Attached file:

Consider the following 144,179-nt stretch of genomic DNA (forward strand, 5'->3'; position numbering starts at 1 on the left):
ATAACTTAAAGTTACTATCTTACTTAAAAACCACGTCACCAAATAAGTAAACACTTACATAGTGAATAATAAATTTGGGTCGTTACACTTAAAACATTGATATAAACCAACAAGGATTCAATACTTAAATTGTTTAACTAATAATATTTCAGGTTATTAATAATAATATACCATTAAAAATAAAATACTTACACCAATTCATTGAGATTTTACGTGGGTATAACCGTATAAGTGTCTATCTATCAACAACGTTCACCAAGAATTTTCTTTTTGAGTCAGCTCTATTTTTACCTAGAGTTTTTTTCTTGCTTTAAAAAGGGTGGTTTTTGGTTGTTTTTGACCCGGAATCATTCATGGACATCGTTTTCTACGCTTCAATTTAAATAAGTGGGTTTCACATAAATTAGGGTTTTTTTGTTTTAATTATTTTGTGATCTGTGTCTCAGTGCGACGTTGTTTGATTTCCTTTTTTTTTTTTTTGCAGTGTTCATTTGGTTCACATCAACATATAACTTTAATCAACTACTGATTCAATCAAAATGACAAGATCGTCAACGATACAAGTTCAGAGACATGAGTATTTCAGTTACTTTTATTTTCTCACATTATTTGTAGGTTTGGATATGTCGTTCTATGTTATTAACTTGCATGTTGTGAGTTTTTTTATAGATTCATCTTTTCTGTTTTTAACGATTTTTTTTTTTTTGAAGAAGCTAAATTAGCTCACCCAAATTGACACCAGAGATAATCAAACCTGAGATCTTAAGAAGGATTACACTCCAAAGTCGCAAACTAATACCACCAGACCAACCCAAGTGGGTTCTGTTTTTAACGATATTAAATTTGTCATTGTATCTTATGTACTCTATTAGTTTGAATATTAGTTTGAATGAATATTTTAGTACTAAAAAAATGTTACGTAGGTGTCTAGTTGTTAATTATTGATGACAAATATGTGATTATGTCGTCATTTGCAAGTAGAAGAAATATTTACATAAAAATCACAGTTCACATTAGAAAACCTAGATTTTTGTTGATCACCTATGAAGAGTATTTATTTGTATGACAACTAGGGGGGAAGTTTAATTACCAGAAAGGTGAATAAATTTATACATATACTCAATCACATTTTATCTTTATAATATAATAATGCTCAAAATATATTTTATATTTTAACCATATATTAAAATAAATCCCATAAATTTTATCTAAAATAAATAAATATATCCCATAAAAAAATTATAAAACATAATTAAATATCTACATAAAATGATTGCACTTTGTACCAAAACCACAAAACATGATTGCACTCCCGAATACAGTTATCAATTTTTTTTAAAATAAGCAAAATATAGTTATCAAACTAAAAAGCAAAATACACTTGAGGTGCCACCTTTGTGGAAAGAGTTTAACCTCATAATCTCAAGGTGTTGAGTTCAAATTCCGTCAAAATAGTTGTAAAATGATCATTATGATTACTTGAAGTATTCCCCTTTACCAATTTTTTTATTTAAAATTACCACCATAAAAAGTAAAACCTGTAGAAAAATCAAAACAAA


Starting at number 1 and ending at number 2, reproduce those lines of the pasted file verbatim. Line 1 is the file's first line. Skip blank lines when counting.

Consider the following 144,179-nt stretch of genomic DNA (forward strand, 5'->3'; position numbering starts at 1 on the left):
ATAACTTAAAGTTACTATCTTACTTAAAAACCACGTCACCAAATAAGTAAACACTTACATAGTGAATAATAAATTTGGGTCGTTACACTTAAAACATTGATATAAACCAACAAGGATTCAATACTTAAATTGTTTAACTAATAATATTTCAGGTTATTAATAATAATATACCATTAAAAATAAAATACTTACACCAATTCATTGAGATTTTACGTGGGTATAACCGTATAAGTGTCTATCTATCAACAACGTTCACCAAGAATTTTCTTTTTGAGTCAGCTCTATTTTTACCTAGAGTTTTTTTCTTGCTTTAAAAAGGGTGGTTTTTGGTTGTTTTTGACCCGGAATCATTCATGGACATCGTTTTCTACGCTTCAATTTAAATAAGTGGGTTTCACATAAATTAGGGTTTTTTTGTTTTAATTATTTTGTGATCTGTGTCTCAGTGCGACGTTGTTTGATTTCCTTTTTTTTTTTTTTGCAGTGTTCATTTGGTTCACATCAACATATAACTTTAATCAACTACTGATTCAATCAAAATGACAAGATCGTCAACGATACAAGTTCAGAGACATGAGTATTTCAGTTACTTTTATTTTCTCACATTATTTGTAGGTTTGGATATGTCGTTCTATGTTATTAACTTGCATGTTGTGAGTTTTTTTATAGATTCATCTTTTCTGTTTTTAACGATTTTTTTTTTTTTGAAGAAGCTAAATTAGCTCACCCAAATTGACACCAGAGATAATCAAACCTGAGATCTTAAGAAGGATTACACTCCAAAGTCGCAAACTAATACCACCAGACCAACCCAAGTGGGTTCTGTTTTTAACGATATTAAATTTGTCATTGTATCTTATGTACTCTATTAGTTTGAATATTAGTTTGAATGAATATTTTAGTACTAAAAAAATGTTACGTAGGTGTCTAGTTGTTAATTATTGATGACAAATATGTGATTATGTCGTCATTTGCAAGTAGAAGAAATATTTACATAAAAATCACAGTTCACATTAGAAAACCTAGATTTTTGTTGATCACCTATGAAGAGTATTTATTTGTATGACAACTAGGGGGGAAGTTTAATTACCAGAAAGGTGAATAAATTTATACATATACTCAATCACATTTTATCTTTATAATATAATAATGCTCAAAATATATTTTATATTTTAACCATATATTAAAATAAATCCCATAAATTTTATCTAAAATAAATAAATATATCCCATAAAAAAATTATAAAACATAATTAAATATCTACATAAAATGATTGCACTTTGTACCAAAACCACAAAACATGATTGCACTCCCGAATACAGTTATCAATTTTTTTTAAAATAAGCAAAATATAGTTATCAAACTAAAAAGCAAAATACACTTGAGGTGCCACCTTTGTGGAAAGAGTTTAACCTCATAATCTCAAGGTGTTGAGTTCAAATTCCGTCAAAATAGTTGTAAAATGATCATTATGATTACTTGAAGTATTCCCCTTTACCAATTTTTTTATTTAAAATTACCACCATAAAAAGTAAAACCTGTAGAAAAATCAAAACAAA